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Old 06-04-2008, 01:03 AM
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Default Patient Ratios

For a lack of other topics I thought I might raise this one.

Who has patient ratios?
How did you get them (nurses fought for them as part of conditons, or government suggested it)?
Do you find them beneficial?

In our state we have 4 to 1 ratios for acute, 5 to 1 for non-acute and private, and 1:1 for Crit care. These are agreed ratios with under our working conditions agreement. In most cases they work well. However hospitals are now thinking that they need to take on more Div2 nurses (LPN) who are not able to do as much but are cheaper than Div1 (RN). The ratios are also only nurse to patient, not the type of nurse to patient. This means that if an RN calls in sick, they could be replaced by a Div2. I believe we are the only state to have patient ratios and it has just been renewed with our new work place agreement (2007). I have found it very beneficial, and of course if you are busy with your four and someone else is free, they help you out as well (for a bit). I have also experienced team nursing where two nurses take on ten patients together (usually a div1 and div2 together in a private hospital).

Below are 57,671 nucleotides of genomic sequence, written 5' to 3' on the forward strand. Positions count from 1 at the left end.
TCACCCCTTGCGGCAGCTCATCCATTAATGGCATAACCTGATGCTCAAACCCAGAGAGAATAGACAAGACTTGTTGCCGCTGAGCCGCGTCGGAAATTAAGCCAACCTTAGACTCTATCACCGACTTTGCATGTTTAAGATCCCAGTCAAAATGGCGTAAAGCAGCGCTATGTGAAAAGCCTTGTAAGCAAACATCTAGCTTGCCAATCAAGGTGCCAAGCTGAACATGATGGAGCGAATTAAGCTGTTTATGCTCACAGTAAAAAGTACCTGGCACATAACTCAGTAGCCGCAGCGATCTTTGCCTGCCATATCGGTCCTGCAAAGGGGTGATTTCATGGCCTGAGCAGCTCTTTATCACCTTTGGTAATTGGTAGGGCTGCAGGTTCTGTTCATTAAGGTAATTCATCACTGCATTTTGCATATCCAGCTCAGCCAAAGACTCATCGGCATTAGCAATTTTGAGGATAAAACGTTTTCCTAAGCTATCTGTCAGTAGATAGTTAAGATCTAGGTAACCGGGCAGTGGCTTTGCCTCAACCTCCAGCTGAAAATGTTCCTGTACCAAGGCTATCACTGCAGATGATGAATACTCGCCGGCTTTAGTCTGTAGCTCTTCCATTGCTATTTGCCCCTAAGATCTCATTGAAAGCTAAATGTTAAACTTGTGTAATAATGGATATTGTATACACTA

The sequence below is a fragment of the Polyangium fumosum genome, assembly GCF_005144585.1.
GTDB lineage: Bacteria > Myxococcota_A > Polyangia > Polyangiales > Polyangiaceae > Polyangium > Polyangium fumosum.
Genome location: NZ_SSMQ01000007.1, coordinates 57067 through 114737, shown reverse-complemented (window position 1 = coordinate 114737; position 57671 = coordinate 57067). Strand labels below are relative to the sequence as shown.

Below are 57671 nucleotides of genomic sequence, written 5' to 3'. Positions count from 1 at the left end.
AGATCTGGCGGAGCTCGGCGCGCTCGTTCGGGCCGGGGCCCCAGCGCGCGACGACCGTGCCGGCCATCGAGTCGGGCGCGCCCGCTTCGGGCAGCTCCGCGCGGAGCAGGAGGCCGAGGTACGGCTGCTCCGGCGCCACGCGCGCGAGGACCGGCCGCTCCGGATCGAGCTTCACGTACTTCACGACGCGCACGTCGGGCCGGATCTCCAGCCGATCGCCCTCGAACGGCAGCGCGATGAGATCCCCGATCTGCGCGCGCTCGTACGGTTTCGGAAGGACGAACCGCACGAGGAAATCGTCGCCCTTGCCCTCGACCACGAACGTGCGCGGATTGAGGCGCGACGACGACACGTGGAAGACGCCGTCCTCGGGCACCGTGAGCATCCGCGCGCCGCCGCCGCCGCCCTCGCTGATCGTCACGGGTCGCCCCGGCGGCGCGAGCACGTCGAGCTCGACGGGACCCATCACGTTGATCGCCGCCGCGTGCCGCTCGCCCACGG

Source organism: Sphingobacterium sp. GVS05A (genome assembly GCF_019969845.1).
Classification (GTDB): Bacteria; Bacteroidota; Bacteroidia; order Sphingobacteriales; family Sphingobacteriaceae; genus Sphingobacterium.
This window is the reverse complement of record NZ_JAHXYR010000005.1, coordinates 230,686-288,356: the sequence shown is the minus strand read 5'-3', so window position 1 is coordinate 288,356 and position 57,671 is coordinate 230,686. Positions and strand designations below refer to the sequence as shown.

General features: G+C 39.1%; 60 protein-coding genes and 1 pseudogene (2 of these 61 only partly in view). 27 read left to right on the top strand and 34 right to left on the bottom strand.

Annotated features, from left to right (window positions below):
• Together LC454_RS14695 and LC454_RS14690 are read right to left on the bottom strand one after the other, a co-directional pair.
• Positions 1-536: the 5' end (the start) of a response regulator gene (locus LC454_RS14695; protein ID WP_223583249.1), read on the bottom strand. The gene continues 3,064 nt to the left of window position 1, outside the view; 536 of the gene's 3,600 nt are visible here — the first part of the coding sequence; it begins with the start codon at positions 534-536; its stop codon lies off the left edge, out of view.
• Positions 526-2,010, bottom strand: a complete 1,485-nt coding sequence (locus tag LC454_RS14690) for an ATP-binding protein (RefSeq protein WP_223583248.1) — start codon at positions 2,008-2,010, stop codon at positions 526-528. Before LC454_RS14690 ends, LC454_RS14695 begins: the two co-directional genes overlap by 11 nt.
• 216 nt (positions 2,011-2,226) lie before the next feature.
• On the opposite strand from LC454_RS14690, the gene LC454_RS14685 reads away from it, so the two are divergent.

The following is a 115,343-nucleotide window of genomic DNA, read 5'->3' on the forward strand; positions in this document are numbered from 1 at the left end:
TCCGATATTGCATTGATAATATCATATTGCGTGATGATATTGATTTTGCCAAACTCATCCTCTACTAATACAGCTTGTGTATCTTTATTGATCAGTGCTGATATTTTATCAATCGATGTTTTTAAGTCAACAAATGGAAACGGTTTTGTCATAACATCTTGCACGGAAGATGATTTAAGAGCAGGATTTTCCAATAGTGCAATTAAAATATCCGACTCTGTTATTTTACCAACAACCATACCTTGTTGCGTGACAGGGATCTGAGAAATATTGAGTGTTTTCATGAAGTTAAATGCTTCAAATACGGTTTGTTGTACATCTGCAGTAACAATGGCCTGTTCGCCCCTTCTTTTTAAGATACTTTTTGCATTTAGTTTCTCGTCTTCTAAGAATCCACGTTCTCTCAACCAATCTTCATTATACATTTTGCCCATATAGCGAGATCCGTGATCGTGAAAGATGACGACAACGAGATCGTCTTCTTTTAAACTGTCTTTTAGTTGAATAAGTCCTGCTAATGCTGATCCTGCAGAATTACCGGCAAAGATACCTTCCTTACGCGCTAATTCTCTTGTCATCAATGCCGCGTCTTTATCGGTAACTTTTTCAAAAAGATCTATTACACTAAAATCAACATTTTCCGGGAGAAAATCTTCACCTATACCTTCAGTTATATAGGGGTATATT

So how about everyone else.
'Think not of yourself as the architect of your career but as the sculptor. Expect to have to do a lot of hard hammering and chiselingand scraping and polishing. - BC Forbes'
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Old 07-08-2008, 02:17 PM
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Question pt ratios

I work at a hospital in south mississippi on a med surg floor 24 beds. 3Rns, 1 nurse aid,1 secretary and maybe a Lpn(that only helps pass po meds). we receive patients with anything from wbc of 0.4 to positive troponins and high bnp's to respiratory distress to those who need pain meds every 2 hours. you name it and we probably have it. we always have 8 pt to 1 nurse on average sometimes even more. the problem is when it comes to the more critical patients, i don't think that ratio is good. what do most hospitals have
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